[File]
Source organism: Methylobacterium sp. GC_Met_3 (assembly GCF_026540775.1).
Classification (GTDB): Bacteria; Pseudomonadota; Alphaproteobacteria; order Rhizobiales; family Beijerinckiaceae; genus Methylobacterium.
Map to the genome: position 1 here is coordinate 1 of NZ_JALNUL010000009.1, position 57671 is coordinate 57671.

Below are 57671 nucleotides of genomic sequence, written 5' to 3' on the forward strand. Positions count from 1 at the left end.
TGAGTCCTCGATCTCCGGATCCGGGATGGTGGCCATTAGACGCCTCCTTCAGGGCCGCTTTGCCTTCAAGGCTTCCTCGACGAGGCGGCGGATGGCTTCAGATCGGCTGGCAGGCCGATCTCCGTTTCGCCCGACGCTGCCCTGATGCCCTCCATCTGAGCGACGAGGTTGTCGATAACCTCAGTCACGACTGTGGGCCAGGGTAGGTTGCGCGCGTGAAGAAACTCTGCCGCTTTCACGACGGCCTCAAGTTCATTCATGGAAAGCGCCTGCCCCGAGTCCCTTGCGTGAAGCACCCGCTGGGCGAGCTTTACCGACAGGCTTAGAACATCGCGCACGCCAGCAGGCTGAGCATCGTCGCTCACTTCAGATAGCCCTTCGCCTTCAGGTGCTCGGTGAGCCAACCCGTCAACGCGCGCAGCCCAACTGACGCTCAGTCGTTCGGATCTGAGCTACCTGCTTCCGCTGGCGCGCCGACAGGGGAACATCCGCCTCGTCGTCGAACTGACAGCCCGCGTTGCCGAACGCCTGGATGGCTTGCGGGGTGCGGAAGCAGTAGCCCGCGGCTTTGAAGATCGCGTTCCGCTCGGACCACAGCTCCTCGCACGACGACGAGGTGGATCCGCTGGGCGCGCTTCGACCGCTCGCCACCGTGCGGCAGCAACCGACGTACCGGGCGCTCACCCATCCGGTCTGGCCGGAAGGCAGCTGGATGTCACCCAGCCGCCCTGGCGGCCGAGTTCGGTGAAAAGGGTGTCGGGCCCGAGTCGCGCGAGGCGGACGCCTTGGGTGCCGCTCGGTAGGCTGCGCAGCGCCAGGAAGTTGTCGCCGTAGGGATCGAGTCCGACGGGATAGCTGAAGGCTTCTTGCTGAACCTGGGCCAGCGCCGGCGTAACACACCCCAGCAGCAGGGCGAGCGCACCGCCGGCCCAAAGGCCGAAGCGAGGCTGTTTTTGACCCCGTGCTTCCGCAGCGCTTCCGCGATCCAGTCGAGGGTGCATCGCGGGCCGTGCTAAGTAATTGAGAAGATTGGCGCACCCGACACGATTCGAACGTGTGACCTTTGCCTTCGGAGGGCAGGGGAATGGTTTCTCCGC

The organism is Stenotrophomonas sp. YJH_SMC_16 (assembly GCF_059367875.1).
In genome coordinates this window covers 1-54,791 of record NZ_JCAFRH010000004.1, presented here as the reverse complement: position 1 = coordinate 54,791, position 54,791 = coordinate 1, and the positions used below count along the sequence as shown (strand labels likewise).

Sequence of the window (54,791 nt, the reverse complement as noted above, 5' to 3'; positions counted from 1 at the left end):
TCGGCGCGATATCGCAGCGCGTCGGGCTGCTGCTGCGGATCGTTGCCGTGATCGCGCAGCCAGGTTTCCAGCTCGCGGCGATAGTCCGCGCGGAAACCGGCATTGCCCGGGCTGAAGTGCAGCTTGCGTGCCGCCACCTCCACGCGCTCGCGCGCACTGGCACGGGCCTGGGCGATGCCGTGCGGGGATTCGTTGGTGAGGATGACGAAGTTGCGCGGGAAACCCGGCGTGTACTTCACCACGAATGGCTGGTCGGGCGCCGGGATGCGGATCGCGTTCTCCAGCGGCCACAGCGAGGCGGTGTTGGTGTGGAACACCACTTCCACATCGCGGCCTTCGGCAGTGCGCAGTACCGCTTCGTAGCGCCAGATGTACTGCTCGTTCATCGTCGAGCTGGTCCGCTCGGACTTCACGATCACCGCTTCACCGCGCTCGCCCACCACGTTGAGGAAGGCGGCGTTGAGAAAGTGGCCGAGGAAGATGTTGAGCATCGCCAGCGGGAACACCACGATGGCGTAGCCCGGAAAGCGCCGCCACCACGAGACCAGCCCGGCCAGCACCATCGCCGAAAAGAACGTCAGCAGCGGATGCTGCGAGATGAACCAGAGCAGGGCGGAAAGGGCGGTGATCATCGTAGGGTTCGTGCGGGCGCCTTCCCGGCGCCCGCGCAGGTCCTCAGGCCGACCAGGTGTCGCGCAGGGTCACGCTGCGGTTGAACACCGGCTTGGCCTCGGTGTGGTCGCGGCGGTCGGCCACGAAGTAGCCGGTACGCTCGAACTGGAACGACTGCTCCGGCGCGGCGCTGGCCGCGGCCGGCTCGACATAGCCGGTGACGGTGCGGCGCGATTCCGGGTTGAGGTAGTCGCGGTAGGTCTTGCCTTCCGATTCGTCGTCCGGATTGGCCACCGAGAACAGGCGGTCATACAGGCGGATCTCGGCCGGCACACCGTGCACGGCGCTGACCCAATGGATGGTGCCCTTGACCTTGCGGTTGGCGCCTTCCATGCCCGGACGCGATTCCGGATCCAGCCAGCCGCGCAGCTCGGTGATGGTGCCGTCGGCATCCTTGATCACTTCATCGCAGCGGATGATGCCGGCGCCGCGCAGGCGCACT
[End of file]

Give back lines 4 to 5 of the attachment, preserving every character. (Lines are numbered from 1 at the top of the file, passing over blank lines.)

Below are 57671 nucleotides of genomic sequence, written 5' to 3' on the forward strand. Positions count from 1 at the left end.
TGAGTCCTCGATCTCCGGATCCGGGATGGTGGCCATTAGACGCCTCCTTCAGGGCCGCTTTGCCTTCAAGGCTTCCTCGACGAGGCGGCGGATGGCTTCAGATCGGCTGGCAGGCCGATCTCCGTTTCGCCCGACGCTGCCCTGATGCCCTCCATCTGAGCGACGAGGTTGTCGATAACCTCAGTCACGACTGTGGGCCAGGGTAGGTTGCGCGCGTGAAGAAACTCTGCCGCTTTCACGACGGCCTCAAGTTCATTCATGGAAAGCGCCTGCCCCGAGTCCCTTGCGTGAAGCACCCGCTGGGCGAGCTTTACCGACAGGCTTAGAACATCGCGCACGCCAGCAGGCTGAGCATCGTCGCTCACTTCAGATAGCCCTTCGCCTTCAGGTGCTCGGTGAGCCAACCCGTCAACGCGCGCAGCCCAACTGACGCTCAGTCGTTCGGATCTGAGCTACCTGCTTCCGCTGGCGCGCCGACAGGGGAACATCCGCCTCGTCGTCGAACTGACAGCCCGCGTTGCCGAACGCCTGGATGGCTTGCGGGGTGCGGAAGCAGTAGCCCGCGGCTTTGAAGATCGCGTTCCGCTCGGACCACAGCTCCTCGCACGACGACGAGGTGGATCCGCTGGGCGCGCTTCGACCGCTCGCCACCGTGCGGCAGCAACCGACGTACCGGGCGCTCACCCATCCGGTCTGGCCGGAAGGCAGCTGGATGTCACCCAGCCGCCCTGGCGGCCGAGTTCGGTGAAAAGGGTGTCGGGCCCGAGTCGCGCGAGGCGGACGCCTTGGGTGCCGCTCGGTAGGCTGCGCAGCGCCAGGAAGTTGTCGCCGTAGGGATCGAGTCCGACGGGATAGCTGAAGGCTTCTTGCTGAACCTGGGCCAGCGCCGGCGTAACACACCCCAGCAGCAGGGCGAGCGCACCGCCGGCCCAAAGGCCGAAGCGAGGCTGTTTTTGACCCCGTGCTTCCGCAGCGCTTCCGCGATCCAGTCGAGGGTGCATCGCGGGCCGTGCTAAGTAATTGAGAAGATTGGCGCACCCGACACGATTCGAACGTGTGACCTTTGCCTTCGGAGGGCAGGGGAATGGTTTCTCCGC